FORT MYERS, Fla. — Earl Weaver, the Hall of Fame manager with the Baltimore Orioles during the 1970s, used to say a team needs “deep depth” to make it through a season.
The 2017 season hasn’t even begun yet, but the Boston Red Sox are already realizing how quickly depth can dissipate.
Spring training began with the David Price scare, when the former Cy Young winner left camp to consult elbow specialists to see if he needed Tommy John surgery.
He doesn’t, but has yet to pitch in a Grapefruit League game.
Then came Tyler Thornburg, a key bullpen addition during the offseason. He had trouble with Boston’s shoulder-strengthening program, and hasn’t appeared in a spring training game since March 1. With less than two weeks remaining until Opening Day, Thornburg has to get going soon if he’s going to begin the season as the team’s eighth-inning reliever.
On Sunday, pitcher Drew Pomeranz left his start after only two innings against the Minnesota Twins at JetBlue Park with tightness in his left triceps. It was only his second start of the spring, and he was expected to go deeper than that. During the offseason he received a stem-cell injection in his left elbow. He’s thrown a total of four innings in exhibition games this spring.
Pomeranz and the team were quick to say they were not worried about the tightness. Back in Boston, there was plenty of worry. The Sox came into camp with six starting pitchers. Suddenly, one of them (Price) is out and another (Pomeranz) hasn’t gone deeper than two innings in a spring training game.
The good news is that Kyle Kendrick, the 32-year old veteran signed to a minor-league contract in the offseason, has been terrific this spring. He allowed two runs on five hits in five innings Monday. Kendrick, who hasn’t pitched a major league game since 2015, would be the pitcher the Red Sox would turn to if Pomeranz misses any time.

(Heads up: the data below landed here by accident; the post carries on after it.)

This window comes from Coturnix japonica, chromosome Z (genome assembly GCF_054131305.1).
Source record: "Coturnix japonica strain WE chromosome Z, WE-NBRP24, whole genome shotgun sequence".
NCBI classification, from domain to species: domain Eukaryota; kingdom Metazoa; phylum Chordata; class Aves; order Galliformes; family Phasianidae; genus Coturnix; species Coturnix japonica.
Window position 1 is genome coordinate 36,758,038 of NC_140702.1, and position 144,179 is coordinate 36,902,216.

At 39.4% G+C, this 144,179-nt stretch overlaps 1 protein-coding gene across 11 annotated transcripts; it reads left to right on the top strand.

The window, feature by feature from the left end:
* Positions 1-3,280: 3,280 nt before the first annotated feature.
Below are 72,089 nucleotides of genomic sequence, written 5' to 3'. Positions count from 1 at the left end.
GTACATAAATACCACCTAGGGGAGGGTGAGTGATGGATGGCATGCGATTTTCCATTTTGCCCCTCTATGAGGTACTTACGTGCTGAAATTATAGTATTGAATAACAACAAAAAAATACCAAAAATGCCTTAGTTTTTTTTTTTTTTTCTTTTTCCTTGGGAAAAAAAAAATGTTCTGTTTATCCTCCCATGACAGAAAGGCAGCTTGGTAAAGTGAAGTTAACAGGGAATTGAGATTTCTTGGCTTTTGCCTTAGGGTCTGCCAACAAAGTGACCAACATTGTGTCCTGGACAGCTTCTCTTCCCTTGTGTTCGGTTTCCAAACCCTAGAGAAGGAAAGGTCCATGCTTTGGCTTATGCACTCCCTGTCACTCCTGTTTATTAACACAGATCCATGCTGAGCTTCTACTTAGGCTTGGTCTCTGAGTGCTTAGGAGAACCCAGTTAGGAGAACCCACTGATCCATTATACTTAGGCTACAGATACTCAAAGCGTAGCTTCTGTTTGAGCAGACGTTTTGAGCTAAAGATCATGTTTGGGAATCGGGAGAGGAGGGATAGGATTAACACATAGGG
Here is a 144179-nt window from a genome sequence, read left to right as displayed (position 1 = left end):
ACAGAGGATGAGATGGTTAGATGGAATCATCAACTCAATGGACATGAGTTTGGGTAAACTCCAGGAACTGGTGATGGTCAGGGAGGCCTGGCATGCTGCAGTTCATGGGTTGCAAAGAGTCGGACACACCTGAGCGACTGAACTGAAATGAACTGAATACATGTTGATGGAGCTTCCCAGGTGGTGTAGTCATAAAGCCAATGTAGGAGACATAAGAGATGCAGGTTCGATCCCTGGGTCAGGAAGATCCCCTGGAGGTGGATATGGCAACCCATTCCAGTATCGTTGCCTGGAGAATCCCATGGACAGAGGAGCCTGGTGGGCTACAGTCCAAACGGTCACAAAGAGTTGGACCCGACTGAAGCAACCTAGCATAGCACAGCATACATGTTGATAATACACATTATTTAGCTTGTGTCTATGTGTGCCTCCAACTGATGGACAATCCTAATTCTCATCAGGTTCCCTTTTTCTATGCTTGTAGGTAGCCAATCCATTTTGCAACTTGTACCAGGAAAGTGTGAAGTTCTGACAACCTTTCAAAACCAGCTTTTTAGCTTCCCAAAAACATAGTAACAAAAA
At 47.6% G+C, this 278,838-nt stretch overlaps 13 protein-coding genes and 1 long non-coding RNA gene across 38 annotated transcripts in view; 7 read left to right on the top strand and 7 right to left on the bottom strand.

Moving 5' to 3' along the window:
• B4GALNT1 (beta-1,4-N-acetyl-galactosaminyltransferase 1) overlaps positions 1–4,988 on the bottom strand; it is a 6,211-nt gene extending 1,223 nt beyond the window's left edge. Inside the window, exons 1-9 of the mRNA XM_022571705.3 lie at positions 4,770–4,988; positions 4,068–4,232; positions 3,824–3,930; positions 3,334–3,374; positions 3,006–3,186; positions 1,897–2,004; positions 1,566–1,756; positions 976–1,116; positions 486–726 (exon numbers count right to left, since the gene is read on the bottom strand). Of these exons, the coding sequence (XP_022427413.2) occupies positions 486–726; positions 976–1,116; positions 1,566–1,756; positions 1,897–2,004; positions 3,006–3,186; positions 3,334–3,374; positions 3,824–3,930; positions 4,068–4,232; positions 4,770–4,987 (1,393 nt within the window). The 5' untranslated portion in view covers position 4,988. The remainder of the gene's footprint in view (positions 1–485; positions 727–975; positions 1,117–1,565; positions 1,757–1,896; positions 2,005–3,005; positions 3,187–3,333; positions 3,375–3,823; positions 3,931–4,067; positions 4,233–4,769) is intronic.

Kendrick pitched for the Phillies from 2007-14. Philadelphia is now the home of Clay Buchholz, who was traded away for minor leaguer Josh Tobias in December. The move was made to get the Red Sox under the Competitive Balance Tax threshold, the so-called luxury tax that teams must pay if they payroll is too large.
Buchholz was a frustrating figure in Boston for the past 10 years, but he is exactly the type of pitcher the Sox could use if Pomeranz and Price aren’t ready for the start of the season. The type of pitcher that gives a rotation “deep depth.”
In 2006, the year before Buchholz made his debut for Boston, the Sox traded away Bronson Arroyo because they had too many starters. General Manager Theo Epstein figured Arroyo wasn’t going to be in the starting rotation after the team acquired Josh Beckett in the offseason. He traded the righty away for slugger Wily Mo Pena, who was supposed to be a big-time power hitter for Boston.
Pena hit all of 16 homers in parts of two seasons for the Red Sox, who used 14 different starting pitchers in that injury-filled 2006 season.
It’s far too early to assume these spring training injuries will last deep into the season. It is a reminder that you never really have enough depth. And that even the best teams will rely on the talent of their reserves to make it through the marathon of a major league season.
Tom Caron is a studio host for the Red Sox broadcast on NESN. His column appears in the Portland Press Herald on Tuesdays.